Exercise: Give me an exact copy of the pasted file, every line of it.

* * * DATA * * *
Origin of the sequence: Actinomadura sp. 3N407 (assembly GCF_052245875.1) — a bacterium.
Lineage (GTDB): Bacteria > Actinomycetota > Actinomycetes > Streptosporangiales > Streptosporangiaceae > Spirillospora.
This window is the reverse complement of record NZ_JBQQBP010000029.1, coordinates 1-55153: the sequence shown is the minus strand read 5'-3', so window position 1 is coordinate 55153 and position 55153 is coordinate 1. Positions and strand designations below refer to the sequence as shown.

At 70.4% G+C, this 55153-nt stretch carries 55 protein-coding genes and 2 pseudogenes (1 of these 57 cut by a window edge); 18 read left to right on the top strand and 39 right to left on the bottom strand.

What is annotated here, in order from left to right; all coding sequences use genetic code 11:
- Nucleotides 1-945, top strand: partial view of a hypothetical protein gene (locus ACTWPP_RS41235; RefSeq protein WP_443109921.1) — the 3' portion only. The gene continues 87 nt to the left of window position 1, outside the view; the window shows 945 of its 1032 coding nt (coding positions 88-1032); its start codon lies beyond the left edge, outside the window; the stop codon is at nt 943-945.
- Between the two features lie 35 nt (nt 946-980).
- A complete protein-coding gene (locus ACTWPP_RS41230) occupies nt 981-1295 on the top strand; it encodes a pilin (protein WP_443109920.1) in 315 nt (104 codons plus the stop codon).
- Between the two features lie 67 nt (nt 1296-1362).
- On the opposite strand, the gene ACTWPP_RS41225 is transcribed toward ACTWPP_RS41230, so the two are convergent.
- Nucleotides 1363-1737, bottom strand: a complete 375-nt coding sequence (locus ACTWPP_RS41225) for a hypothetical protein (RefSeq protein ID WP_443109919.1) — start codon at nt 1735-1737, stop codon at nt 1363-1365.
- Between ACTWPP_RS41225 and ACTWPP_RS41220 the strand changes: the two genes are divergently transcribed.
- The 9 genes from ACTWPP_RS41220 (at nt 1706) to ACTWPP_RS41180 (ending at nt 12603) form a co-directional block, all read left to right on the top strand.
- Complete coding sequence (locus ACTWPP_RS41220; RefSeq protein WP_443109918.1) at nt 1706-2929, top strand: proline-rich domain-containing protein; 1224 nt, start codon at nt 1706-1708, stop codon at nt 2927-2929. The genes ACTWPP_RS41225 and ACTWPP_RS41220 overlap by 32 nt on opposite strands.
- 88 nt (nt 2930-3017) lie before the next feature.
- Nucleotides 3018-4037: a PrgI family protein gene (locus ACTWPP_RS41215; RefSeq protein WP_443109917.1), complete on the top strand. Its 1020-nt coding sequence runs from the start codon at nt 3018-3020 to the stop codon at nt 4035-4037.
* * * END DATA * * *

Origin of the sequence: Actinomadura sp. 3N407 (assembly GCF_052245875.1) — a bacterium.
Lineage (GTDB): Bacteria > Actinomycetota > Actinomycetes > Streptosporangiales > Streptosporangiaceae > Spirillospora.
This window is the reverse complement of record NZ_JBQQBP010000029.1, coordinates 1-55153: the sequence shown is the minus strand read 5'-3', so window position 1 is coordinate 55153 and position 55153 is coordinate 1. Positions and strand designations below refer to the sequence as shown.

At 70.4% G+C, this 55153-nt stretch carries 55 protein-coding genes and 2 pseudogenes (1 of these 57 cut by a window edge); 18 read left to right on the top strand and 39 right to left on the bottom strand.

What is annotated here, in order from left to right; all coding sequences use genetic code 11:
- Nucleotides 1-945, top strand: partial view of a hypothetical protein gene (locus ACTWPP_RS41235; RefSeq protein WP_443109921.1) — the 3' portion only. The gene continues 87 nt to the left of window position 1, outside the view; the window shows 945 of its 1032 coding nt (coding positions 88-1032); its start codon lies beyond the left edge, outside the window; the stop codon is at nt 943-945.
- Between the two features lie 35 nt (nt 946-980).
- A complete protein-coding gene (locus ACTWPP_RS41230) occupies nt 981-1295 on the top strand; it encodes a pilin (protein WP_443109920.1) in 315 nt (104 codons plus the stop codon).
- Between the two features lie 67 nt (nt 1296-1362).
- On the opposite strand, the gene ACTWPP_RS41225 is transcribed toward ACTWPP_RS41230, so the two are convergent.
- Nucleotides 1363-1737, bottom strand: a complete 375-nt coding sequence (locus ACTWPP_RS41225) for a hypothetical protein (RefSeq protein ID WP_443109919.1) — start codon at nt 1735-1737, stop codon at nt 1363-1365.
- Between ACTWPP_RS41225 and ACTWPP_RS41220 the strand changes: the two genes are divergently transcribed.
- The 9 genes from ACTWPP_RS41220 (at nt 1706) to ACTWPP_RS41180 (ending at nt 12603) form a co-directional block, all read left to right on the top strand.
- Complete coding sequence (locus ACTWPP_RS41220; RefSeq protein WP_443109918.1) at nt 1706-2929, top strand: proline-rich domain-containing protein; 1224 nt, start codon at nt 1706-1708, stop codon at nt 2927-2929. The genes ACTWPP_RS41225 and ACTWPP_RS41220 overlap by 32 nt on opposite strands.
- 88 nt (nt 2930-3017) lie before the next feature.
- Nucleotides 3018-4037: a PrgI family protein gene (locus ACTWPP_RS41215; RefSeq protein WP_443109917.1), complete on the top strand. Its 1020-nt coding sequence runs from the start codon at nt 3018-3020 to the stop codon at nt 4035-4037.